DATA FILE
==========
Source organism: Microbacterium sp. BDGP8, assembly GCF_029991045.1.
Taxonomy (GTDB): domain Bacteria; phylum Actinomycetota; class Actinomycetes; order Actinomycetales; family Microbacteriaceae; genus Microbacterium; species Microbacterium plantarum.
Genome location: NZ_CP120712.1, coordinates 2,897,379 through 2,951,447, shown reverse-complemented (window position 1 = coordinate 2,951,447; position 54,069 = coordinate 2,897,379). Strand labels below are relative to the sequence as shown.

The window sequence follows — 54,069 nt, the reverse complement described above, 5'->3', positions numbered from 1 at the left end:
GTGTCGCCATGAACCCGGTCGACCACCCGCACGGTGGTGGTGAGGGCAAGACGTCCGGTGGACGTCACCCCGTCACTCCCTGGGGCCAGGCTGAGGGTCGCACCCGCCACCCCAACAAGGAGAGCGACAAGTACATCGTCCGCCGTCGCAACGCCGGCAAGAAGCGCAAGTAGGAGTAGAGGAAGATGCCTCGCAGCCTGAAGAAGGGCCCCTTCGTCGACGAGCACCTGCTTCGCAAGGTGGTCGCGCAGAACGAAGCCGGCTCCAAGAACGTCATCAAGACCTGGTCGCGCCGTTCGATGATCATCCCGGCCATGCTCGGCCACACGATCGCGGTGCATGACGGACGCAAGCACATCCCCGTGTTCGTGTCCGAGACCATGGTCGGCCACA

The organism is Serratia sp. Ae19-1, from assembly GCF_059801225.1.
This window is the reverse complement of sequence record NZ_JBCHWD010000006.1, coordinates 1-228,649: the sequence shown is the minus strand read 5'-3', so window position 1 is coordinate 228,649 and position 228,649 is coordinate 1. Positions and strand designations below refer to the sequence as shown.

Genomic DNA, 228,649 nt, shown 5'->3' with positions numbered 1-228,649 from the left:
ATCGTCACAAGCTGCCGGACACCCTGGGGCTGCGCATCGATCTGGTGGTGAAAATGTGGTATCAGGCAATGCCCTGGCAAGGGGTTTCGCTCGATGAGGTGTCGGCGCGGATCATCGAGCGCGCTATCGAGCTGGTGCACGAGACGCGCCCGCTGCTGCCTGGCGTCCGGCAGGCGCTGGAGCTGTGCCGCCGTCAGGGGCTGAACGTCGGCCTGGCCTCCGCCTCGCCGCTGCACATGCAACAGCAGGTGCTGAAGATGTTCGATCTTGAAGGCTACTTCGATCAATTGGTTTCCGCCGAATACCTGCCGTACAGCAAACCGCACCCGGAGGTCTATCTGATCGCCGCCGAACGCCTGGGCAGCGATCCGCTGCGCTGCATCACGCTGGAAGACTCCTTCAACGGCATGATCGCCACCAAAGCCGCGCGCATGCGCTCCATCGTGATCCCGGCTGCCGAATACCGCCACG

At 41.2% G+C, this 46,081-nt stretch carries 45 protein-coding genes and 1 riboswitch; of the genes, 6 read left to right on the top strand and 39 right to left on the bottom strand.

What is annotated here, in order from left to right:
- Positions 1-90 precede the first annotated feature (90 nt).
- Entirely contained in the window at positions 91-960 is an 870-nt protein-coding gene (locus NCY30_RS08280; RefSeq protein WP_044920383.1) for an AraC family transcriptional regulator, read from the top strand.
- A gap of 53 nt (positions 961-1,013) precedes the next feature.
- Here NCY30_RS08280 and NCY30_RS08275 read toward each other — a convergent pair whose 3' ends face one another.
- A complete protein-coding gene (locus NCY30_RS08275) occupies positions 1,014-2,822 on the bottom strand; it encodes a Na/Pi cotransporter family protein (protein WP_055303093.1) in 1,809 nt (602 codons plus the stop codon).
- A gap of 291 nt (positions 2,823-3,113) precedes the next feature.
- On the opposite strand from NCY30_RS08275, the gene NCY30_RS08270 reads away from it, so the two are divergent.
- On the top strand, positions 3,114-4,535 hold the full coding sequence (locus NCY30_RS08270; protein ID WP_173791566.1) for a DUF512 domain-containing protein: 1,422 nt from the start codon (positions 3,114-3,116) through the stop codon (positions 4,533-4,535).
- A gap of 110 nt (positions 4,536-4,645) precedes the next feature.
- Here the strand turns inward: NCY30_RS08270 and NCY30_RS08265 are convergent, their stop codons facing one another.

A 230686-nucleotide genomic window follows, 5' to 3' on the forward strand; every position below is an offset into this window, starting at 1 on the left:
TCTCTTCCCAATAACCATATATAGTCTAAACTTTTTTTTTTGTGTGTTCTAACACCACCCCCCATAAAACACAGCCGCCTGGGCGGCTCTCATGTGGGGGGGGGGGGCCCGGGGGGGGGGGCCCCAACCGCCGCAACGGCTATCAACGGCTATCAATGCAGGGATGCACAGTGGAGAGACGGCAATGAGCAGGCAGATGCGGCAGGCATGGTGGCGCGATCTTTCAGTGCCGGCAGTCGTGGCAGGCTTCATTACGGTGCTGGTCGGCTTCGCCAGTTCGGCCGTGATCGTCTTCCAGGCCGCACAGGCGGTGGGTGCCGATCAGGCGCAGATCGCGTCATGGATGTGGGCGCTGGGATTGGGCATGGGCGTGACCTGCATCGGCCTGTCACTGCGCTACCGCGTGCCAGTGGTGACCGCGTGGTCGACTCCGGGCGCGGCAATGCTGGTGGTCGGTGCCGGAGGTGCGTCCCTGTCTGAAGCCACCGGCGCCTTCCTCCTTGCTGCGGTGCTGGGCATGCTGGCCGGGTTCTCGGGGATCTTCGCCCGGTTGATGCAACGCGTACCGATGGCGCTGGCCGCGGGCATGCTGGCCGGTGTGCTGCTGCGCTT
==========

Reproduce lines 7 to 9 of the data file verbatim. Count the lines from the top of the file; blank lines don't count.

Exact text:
This window is the reverse complement of sequence record NZ_JBCHWD010000006.1, coordinates 1-228,649: the sequence shown is the minus strand read 5'-3', so window position 1 is coordinate 228,649 and position 228,649 is coordinate 1. Positions and strand designations below refer to the sequence as shown.

Genomic DNA, 228,649 nt, shown 5'->3' with positions numbered 1-228,649 from the left:
ATCGTCACAAGCTGCCGGACACCCTGGGGCTGCGCATCGATCTGGTGGTGAAAATGTGGTATCAGGCAATGCCCTGGCAAGGGGTTTCGCTCGATGAGGTGTCGGCGCGGATCATCGAGCGCGCTATCGAGCTGGTGCACGAGACGCGCCCGCTGCTGCCTGGCGTCCGGCAGGCGCTGGAGCTGTGCCGCCGTCAGGGGCTGAACGTCGGCCTGGCCTCCGCCTCGCCGCTGCACATGCAACAGCAGGTGCTGAAGATGTTCGATCTTGAAGGCTACTTCGATCAATTGGTTTCCGCCGAATACCTGCCGTACAGCAAACCGCACCCGGAGGTCTATCTGATCGCCGCCGAACGCCTGGGCAGCGATCCGCTGCGCTGCATCACGCTGGAAGACTCCTTCAACGGCATGATCGCCACCAAAGCCGCGCGCATGCGCTCCATCGTGATCCCGGCTGCCGAATACCGCCACG